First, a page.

Greatest common divisor
In mathematics, the greatest common divisor (gcd), sometimes known as the greatest common factor (GCF) or highest common factor (hcf) of two integers which are not both zero is the largest integer that divides both numbers.
The greatest common divisor of a and b is written as gcd(a, b), or sometimes simply as (a, b). For example, gcd(12, 18) = 6, gcd(−4, 14) = 2 and gcd(5, 0) = 5. Two numbers are called coprime or relatively prime if their greatest common divisor equals 1. For example, 9 and 28 are relatively prime.
where we cancelled 14, the greatest common divisor of 42 and 56.
Calculating the gcd
Greatest common divisors can in principle be computed by determining the prime factorizations of the two numbers and comparing factors, as in the following example: to compute gcd(18,84), we find the prime factorizations 18 = 2·32 and 84 = 22·3·7 and notice that the "overlap" of the two expressions is 2·3; so gcd(18,84) = 6. In practice, this method is only feasible for very small numbers; computing prime factorizations in general takes far too long.
A much more efficient method is the Euclidean algorithm: divide 84 by 18 to get a quotient of 4 and a remainder of 12. Then divide 18 by 12 to get a quotient of 1 and a remainder of 6. Then divide 12 by 6 to get a remainder of 0, which means that 6 is the gcd.
Every common divisor of a and b is a divisor of gcd(a, b).
gcd(a, b), where a and b are not both zero, may be defined alternatively and equivalently as the smallest positive integer d which can be written in the form d = a·p + b·q where p and q are integers. Numbers p and q like this can be computed with the extended Euclidean algorithm.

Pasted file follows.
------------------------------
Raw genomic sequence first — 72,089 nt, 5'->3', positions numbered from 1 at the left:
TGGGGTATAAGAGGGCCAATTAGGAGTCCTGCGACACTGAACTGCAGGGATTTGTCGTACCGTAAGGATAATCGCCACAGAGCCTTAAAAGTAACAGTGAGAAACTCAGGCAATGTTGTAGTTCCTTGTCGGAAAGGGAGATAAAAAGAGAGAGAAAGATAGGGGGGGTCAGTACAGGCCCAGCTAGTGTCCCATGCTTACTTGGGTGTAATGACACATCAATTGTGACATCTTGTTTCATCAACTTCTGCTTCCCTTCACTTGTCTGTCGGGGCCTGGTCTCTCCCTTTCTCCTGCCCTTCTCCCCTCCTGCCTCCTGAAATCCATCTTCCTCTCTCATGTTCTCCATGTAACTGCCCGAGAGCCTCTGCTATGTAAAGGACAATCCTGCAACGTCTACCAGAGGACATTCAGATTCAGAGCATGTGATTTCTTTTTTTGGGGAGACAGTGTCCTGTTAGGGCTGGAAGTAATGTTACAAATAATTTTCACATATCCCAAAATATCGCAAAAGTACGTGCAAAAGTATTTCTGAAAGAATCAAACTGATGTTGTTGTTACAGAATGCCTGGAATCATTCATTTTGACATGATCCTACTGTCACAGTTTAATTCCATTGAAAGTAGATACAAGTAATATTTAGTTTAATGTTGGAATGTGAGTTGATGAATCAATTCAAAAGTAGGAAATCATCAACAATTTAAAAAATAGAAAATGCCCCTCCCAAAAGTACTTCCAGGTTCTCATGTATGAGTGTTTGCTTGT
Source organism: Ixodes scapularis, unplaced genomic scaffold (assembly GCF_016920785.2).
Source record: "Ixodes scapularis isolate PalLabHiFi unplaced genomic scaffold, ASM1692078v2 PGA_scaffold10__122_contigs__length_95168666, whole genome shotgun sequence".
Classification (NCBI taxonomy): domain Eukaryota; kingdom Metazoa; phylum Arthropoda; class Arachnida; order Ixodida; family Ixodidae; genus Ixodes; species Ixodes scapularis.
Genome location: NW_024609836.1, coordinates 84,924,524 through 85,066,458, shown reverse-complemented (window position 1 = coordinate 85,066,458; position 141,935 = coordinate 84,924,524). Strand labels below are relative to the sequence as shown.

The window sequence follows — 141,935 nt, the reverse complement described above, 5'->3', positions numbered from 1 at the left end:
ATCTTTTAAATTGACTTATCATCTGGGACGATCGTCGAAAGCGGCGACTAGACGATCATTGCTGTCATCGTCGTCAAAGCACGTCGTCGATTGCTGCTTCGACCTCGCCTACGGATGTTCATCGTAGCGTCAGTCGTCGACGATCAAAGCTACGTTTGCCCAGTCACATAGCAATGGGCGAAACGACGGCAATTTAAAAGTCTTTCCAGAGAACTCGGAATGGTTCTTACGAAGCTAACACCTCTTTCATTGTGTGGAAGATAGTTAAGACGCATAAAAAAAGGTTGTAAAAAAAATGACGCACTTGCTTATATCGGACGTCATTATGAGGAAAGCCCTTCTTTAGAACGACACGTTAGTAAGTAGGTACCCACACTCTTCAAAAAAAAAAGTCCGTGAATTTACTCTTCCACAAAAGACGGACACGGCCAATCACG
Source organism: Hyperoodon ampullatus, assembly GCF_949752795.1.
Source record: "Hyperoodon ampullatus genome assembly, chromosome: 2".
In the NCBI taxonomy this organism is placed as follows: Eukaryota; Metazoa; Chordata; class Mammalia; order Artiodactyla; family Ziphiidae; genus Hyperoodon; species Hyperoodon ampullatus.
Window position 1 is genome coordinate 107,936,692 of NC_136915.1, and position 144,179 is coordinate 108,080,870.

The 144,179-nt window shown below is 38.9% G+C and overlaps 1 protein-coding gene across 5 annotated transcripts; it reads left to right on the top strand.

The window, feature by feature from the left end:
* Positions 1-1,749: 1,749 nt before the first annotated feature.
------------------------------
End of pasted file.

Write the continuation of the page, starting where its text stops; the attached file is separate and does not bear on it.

If a divides the product b·c, and gcd(a, b) = d, then a/d divides c.
If m is any integer, then gcd(m·a, m·b) = m·gcd(a, b) and gcd(a + m·b, b) = gcd(a, b). If m is a nonzero common divisor of a and b, then gcd(a/m, b/m) = gcd(a, b)/m.
The gcd is a multiplicative function in the following sense: if a1 and a2 are relatively prime, then gcd(a1·a2, b) = gcd(a1, b)·gcd(a2, b).
The gcd of three numbers can be computed as gcd(a, b, c) = gcd(gcd(a, b), c) = gcd(a, gcd(b, c)). Thus the gcd is an associative operation.
gcd(a, b) is closely related to the least common multiple lcm(a, b): we have
- gcd(a, b)·lcm(a, b) = a·b.
This formula is often used to compute least common multiples: one first computes the gcd with Euclid's algorithm and then divides the product of the given numbers by their gcd. The following versions of distributivity hold true:
- gcd(a, lcm(b, c)) = lcm(gcd(a, b), gcd(a, c))
- lcm(a, gcd(b, c)) = gcd(lcm(a, b), lcm(a, c)).
It is useful to define gcd(0, 0) = 0 and lcm(0, 0) = 0 because then the natural numbers become a complete distributive lattice with gcd as meet and lcm as join operation. This extension of the definition is also compatible with the generalization for commutative rings given below.
The gcd in commutative rings
The greatest common divisor can more generally be defined for elements of an arbitrary commutative ring.
If R is a commutative ring, and a and b are in R, then an element of d of R is called a common divisor of a and b if it divides both a and b (that is, if there are elements x and y in R such that d·x = a and d·y = b). If d is a common divisor of a and b, and every common divisor of a and b divides d, then d is called a greatest common divisor of a and b.
Note that with this definition, two elements a and b may very well have several greatest common divisors, or none at all. But if R is an integral domain then any two gcd's of a and b must be associate elements. Also, if R is a unique factorization domain, then any two elements have a gcd. If R is a Euclidean domain then a form of the Euclidean algorithm can be used to compute greatest common divisors.
- Online gcd calculator